Hilton Head's econmy might finally get moving

147874 articles in the archive and more added every day

Hilton Head's econmy might finally get moving

IslandPacket
info@islandpacket.com
Published Wednesday, November 28, 2012   |  513 Words  |  

Perhaps a focused approach and aggressive marketing would bring new businesses to Hilton Head Island and make it more likely existing businesses will be revitalized.

We won't know until it's tried, and some action certainly would be welcome over perennial talk about how to reinvigorate Hilton Head's economy.

Town Council voted last week to create an economic development corporation, governed by a volunteer board and led by a full-time director.

The group would be supported by town staff and accountable to Town Council, which set aside $80,000, plus benefits, in its budget for a new full-time economic development position.

The proposal gets to some specifics, but a lot is still up in the air. Who would serve on the nonprofit's board, administrative costs and other details haven't been determined. A timeline for creating the corporation also hasn't been set.

As described last week, the nonprofit organization would become the lead manager and deal-maker for local businesses interested in growing and those wanting to come to Hilton Head. It would coordinate with Beaufort County, the state, the Lowcountry Economic Alliance, the chamber of commerce and the Realtors Association.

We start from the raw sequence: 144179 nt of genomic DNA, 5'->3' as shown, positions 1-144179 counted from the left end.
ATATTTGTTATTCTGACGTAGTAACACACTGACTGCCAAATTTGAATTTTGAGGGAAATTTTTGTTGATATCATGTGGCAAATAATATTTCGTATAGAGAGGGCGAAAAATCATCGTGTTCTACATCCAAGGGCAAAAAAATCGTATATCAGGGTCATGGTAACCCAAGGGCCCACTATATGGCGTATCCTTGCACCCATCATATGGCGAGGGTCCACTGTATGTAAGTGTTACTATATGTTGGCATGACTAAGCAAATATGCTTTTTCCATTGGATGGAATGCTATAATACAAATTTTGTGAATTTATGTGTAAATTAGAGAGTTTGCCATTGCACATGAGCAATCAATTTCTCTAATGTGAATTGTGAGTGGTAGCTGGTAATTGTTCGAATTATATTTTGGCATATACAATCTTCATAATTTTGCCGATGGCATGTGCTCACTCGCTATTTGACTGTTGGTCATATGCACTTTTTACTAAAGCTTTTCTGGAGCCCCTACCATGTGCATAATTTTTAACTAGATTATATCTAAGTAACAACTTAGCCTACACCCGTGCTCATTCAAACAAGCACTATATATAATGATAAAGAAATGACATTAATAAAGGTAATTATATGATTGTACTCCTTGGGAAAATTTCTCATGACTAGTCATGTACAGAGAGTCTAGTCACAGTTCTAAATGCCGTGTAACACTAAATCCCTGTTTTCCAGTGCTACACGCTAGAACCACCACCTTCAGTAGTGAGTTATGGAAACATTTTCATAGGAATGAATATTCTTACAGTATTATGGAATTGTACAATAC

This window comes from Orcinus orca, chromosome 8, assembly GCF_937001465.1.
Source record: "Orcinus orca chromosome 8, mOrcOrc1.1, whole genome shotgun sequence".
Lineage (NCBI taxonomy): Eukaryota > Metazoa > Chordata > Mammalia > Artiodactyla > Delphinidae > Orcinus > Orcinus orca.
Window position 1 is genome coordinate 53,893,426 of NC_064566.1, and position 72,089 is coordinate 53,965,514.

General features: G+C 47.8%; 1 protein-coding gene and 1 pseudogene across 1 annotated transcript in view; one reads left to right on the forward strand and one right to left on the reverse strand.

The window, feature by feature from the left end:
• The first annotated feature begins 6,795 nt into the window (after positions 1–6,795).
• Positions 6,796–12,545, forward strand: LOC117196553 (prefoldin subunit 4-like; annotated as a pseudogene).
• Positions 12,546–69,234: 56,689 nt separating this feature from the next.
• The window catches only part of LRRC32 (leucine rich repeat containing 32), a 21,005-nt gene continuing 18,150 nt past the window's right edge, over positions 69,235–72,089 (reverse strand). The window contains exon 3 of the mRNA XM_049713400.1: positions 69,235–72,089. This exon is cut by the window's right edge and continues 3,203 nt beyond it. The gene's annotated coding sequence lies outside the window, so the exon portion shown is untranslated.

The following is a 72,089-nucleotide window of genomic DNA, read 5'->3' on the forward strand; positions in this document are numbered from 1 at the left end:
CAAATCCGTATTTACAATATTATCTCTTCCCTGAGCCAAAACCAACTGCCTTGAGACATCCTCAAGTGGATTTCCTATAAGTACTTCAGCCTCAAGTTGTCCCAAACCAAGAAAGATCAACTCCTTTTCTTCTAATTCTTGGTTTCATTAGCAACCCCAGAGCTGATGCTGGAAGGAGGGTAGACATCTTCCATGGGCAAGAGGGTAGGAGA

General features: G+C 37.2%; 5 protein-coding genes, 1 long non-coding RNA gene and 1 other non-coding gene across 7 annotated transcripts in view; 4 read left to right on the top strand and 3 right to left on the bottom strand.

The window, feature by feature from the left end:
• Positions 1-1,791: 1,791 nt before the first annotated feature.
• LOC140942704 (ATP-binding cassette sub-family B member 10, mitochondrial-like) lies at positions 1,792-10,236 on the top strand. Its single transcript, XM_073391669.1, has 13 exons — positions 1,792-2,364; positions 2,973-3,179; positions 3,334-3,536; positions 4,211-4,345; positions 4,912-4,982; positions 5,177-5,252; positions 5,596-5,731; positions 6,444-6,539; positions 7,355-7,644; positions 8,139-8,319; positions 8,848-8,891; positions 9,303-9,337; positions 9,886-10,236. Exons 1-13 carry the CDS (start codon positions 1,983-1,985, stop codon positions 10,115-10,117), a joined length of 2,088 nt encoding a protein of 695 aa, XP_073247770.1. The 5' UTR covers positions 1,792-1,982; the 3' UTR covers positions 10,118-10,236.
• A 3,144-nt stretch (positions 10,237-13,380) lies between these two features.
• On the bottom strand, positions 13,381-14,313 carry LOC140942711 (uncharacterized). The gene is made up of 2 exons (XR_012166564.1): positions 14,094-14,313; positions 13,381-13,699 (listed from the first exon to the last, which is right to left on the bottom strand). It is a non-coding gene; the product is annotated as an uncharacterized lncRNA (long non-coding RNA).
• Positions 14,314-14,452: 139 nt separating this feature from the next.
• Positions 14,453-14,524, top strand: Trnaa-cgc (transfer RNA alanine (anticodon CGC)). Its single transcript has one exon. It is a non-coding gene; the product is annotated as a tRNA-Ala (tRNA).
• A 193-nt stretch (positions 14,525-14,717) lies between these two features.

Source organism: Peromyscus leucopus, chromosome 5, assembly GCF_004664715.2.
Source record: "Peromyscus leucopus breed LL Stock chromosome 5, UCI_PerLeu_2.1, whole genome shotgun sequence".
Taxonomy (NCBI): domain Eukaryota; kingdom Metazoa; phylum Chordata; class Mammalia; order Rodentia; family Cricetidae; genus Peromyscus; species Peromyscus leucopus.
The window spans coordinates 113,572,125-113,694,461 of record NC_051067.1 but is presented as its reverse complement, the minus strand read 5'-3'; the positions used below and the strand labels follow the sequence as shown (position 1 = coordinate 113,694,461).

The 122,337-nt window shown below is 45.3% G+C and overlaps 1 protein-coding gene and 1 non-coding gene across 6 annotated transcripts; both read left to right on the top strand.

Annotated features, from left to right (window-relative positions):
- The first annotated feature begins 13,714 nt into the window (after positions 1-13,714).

The new organization would focus specifically on attracting finance and insurance businesses and health and social services, two sectors that grew in dollar volume and annual share of the local economy from 2007 to 2010, according to a study University of South Carolina Beaufort hospitality management professor John Salazar.

That same study showed the largest drops in share of the local economy came in the real estate and construction sectors due to the recession, a finding that is hardly surprising given the boom-and-bust aspects of those sectors. The study also showed that economic sectors related to tourism (accommodations, food services, retail trade and arts and entertainment) held steady as a share of the local economy in that time frame.

Still, the real estate decline is all the more troubling given its historical links to tourism and the second-home market. Salazar also reports a long-term decline in tourism revenue.

The mayoral committee that recommended creating the economic development nonprofit writes in its report that while the Hilton Head Island-Bluffton Chamber of Commerce focuses on tourism marketing, there is no apparent focus on the second-home or retiree segments. The new nonprofit could play a role there.

Given the very common transition from island visitor to island resident, we'd like to see more discussion about leveraging the chamber's tourism marketing and its potential role in marketing to retirees and second-home buyers. The town should get the most it can from the more than $1 million it sends to the chamber each year for tourism marketing.

But that is just one of many issues to address. The committee report also cites other issues inhibiting businesses, such as limited wireless services and few direct flights linking Hilton Head to larger markets.

We look forward to the broad outline getting filled in and to seeing concrete steps replace abstract debate.